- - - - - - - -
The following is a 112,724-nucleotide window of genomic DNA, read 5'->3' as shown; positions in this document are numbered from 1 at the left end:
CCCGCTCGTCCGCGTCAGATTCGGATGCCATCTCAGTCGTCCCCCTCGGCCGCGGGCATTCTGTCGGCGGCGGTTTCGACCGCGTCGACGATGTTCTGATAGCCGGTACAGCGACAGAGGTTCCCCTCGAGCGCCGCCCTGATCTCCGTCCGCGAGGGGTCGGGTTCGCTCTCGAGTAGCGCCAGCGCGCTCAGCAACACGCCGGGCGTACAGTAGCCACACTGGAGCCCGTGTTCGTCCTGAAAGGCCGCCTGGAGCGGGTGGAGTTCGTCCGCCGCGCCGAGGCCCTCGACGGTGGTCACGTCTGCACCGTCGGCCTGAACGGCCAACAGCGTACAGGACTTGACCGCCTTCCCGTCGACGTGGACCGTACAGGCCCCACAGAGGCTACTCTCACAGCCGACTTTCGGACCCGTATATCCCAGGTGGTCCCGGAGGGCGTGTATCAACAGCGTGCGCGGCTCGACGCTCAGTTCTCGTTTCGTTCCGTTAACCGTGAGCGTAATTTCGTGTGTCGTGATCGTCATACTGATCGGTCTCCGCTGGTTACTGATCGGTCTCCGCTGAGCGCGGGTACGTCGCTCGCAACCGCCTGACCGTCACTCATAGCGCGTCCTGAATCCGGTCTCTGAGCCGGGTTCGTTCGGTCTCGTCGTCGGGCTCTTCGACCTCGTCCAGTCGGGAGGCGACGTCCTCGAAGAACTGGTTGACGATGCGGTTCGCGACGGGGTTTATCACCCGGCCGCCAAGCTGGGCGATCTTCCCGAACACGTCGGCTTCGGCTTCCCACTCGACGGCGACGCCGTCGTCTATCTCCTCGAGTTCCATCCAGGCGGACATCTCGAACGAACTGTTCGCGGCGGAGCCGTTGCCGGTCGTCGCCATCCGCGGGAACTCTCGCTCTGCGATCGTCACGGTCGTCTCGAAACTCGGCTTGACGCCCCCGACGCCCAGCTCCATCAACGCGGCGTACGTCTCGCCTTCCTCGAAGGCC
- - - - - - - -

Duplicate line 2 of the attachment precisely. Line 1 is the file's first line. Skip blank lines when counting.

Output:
CCCGCTCGTCCGCGTCAGATTCGGATGCCATCTCAGTCGTCCCCCTCGGCCGCGGGCATTCTGTCGGCGGCGGTTTCGACCGCGTCGACGATGTTCTGATAGCCGGTACAGCGACAGAGGTTCCCCTCGAGCGCCGCCCTGATCTCCGTCCGCGAGGGGTCGGGTTCGCTCTCGAGTAGCGCCAGCGCGCTCAGCAACACGCCGGGCGTACAGTAGCCACACTGGAGCCCGTGTTCGTCCTGAAAGGCCGCCTGGAGCGGGTGGAGTTCGTCCGCCGCGCCGAGGCCCTCGACGGTGGTCACGTCTGCACCGTCGGCCTGAACGGCCAACAGCGTACAGGACTTGACCGCCTTCCCGTCGACGTGGACCGTACAGGCCCCACAGAGGCTACTCTCACAGCCGACTTTCGGACCCGTATATCCCAGGTGGTCCCGGAGGGCGTGTATCAACAGCGTGCGCGGCTCGACGCTCAGTTCTCGTTTCGTTCCGTTAACCGTGAGCGTAATTTCGTGTGTCGTGATCGTCATACTGATCGGTCTCCGCTGGTTACTGATCGGTCTCCGCTGAGCGCGGGTACGTCGCTCGCAACCGCCTGACCGTCACTCATAGCGCGTCCTGAATCCGGTCTCTGAGCCGGGTTCGTTCGGTCTCGTCGTCGGGCTCTTCGACCTCGTCCAGTCGGGAGGCGACGTCCTCGAAGAACTGGTTGACGATGCGGTTCGCGACGGGGTTTATCACCCGGCCGCCAAGCTGGGCGATCTTCCCGAACACGTCGGCTTCGGCTTCCCACTCGACGGCGACGCCGTCGTCTATCTCCTCGAGTTCCATCCAGGCGGACATCTCGAACGAACTGTTCGCGGCGGAGCCGTTGCCGGTCGTCGCCATCCGCGGGAACTCTCGCTCTGCGATCGTCACGGTCGTCTCGAAACTCGGCTTGACGCCCCCGACGCCCAGCTCCATCAACGCGGCGTACGTCTCGCCTTCCTCGAAGGCC